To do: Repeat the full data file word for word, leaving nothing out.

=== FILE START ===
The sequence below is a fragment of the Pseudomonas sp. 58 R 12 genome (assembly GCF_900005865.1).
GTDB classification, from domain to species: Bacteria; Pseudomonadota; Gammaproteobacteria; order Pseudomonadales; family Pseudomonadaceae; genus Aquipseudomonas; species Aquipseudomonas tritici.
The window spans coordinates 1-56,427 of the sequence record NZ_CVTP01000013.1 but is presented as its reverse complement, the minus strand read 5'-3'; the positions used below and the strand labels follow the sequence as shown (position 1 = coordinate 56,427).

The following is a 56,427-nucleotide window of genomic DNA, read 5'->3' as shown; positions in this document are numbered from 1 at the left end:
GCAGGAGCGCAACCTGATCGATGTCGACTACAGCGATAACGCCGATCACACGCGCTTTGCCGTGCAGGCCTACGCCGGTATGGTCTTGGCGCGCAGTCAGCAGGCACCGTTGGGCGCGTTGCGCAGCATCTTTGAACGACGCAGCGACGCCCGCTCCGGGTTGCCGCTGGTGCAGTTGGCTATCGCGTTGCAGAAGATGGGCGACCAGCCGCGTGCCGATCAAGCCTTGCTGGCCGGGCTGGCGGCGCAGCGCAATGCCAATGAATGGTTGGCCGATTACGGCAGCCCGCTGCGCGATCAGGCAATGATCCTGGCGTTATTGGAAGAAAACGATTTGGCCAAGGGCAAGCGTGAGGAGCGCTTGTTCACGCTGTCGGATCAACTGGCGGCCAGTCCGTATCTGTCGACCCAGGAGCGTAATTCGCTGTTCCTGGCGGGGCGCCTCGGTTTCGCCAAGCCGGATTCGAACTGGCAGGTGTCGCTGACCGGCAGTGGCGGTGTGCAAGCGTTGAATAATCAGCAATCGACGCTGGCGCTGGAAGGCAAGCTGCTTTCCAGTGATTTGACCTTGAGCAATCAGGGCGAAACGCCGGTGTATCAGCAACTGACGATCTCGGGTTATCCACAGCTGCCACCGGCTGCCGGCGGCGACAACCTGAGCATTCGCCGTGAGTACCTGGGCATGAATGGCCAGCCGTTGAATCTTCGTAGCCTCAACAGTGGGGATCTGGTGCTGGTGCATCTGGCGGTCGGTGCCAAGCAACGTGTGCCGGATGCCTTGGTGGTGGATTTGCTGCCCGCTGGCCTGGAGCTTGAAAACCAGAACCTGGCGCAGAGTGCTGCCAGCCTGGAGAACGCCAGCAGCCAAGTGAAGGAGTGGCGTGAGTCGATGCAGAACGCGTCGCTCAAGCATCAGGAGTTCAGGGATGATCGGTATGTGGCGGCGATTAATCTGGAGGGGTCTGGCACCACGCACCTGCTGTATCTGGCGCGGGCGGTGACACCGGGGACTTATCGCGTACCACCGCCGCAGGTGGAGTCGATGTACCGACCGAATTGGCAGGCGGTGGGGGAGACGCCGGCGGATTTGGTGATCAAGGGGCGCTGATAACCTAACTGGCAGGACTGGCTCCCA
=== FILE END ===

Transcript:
The sequence below is a fragment of the Pseudomonas sp. 58 R 12 genome (assembly GCF_900005865.1).
GTDB classification, from domain to species: Bacteria; Pseudomonadota; Gammaproteobacteria; order Pseudomonadales; family Pseudomonadaceae; genus Aquipseudomonas; species Aquipseudomonas tritici.
The window spans coordinates 1-56,427 of the sequence record NZ_CVTP01000013.1 but is presented as its reverse complement, the minus strand read 5'-3'; the positions used below and the strand labels follow the sequence as shown (position 1 = coordinate 56,427).

The following is a 56,427-nucleotide window of genomic DNA, read 5'->3' as shown; positions in this document are numbered from 1 at the left end:
GCAGGAGCGCAACCTGATCGATGTCGACTACAGCGATAACGCCGATCACACGCGCTTTGCCGTGCAGGCCTACGCCGGTATGGTCTTGGCGCGCAGTCAGCAGGCACCGTTGGGCGCGTTGCGCAGCATCTTTGAACGACGCAGCGACGCCCGCTCCGGGTTGCCGCTGGTGCAGTTGGCTATCGCGTTGCAGAAGATGGGCGACCAGCCGCGTGCCGATCAAGCCTTGCTGGCCGGGCTGGCGGCGCAGCGCAATGCCAATGAATGGTTGGCCGATTACGGCAGCCCGCTGCGCGATCAGGCAATGATCCTGGCGTTATTGGAAGAAAACGATTTGGCCAAGGGCAAGCGTGAGGAGCGCTTGTTCACGCTGTCGGATCAACTGGCGGCCAGTCCGTATCTGTCGACCCAGGAGCGTAATTCGCTGTTCCTGGCGGGGCGCCTCGGTTTCGCCAAGCCGGATTCGAACTGGCAGGTGTCGCTGACCGGCAGTGGCGGTGTGCAAGCGTTGAATAATCAGCAATCGACGCTGGCGCTGGAAGGCAAGCTGCTTTCCAGTGATTTGACCTTGAGCAATCAGGGCGAAACGCCGGTGTATCAGCAACTGACGATCTCGGGTTATCCACAGCTGCCACCGGCTGCCGGCGGCGACAACCTGAGCATTCGCCGTGAGTACCTGGGCATGAATGGCCAGCCGTTGAATCTTCGTAGCCTCAACAGTGGGGATCTGGTGCTGGTGCATCTGGCGGTCGGTGCCAAGCAACGTGTGCCGGATGCCTTGGTGGTGGATTTGCTGCCCGCTGGCCTGGAGCTTGAAAACCAGAACCTGGCGCAGAGTGCTGCCAGCCTGGAGAACGCCAGCAGCCAAGTGAAGGAGTGGCGTGAGTCGATGCAGAACGCGTCGCTCAAGCATCAGGAGTTCAGGGATGATCGGTATGTGGCGGCGATTAATCTGGAGGGGTCTGGCACCACGCACCTGCTGTATCTGGCGCGGGCGGTGACACCGGGGACTTATCGCGTACCACCGCCGCAGGTGGAGTCGATGTACCGACCGAATTGGCAGGCGGTGGGGGAGACGCCGGCGGATTTGGTGATCAAGGGGCGCTGATAACCTAACTGGCAGGACTGGCTCCCA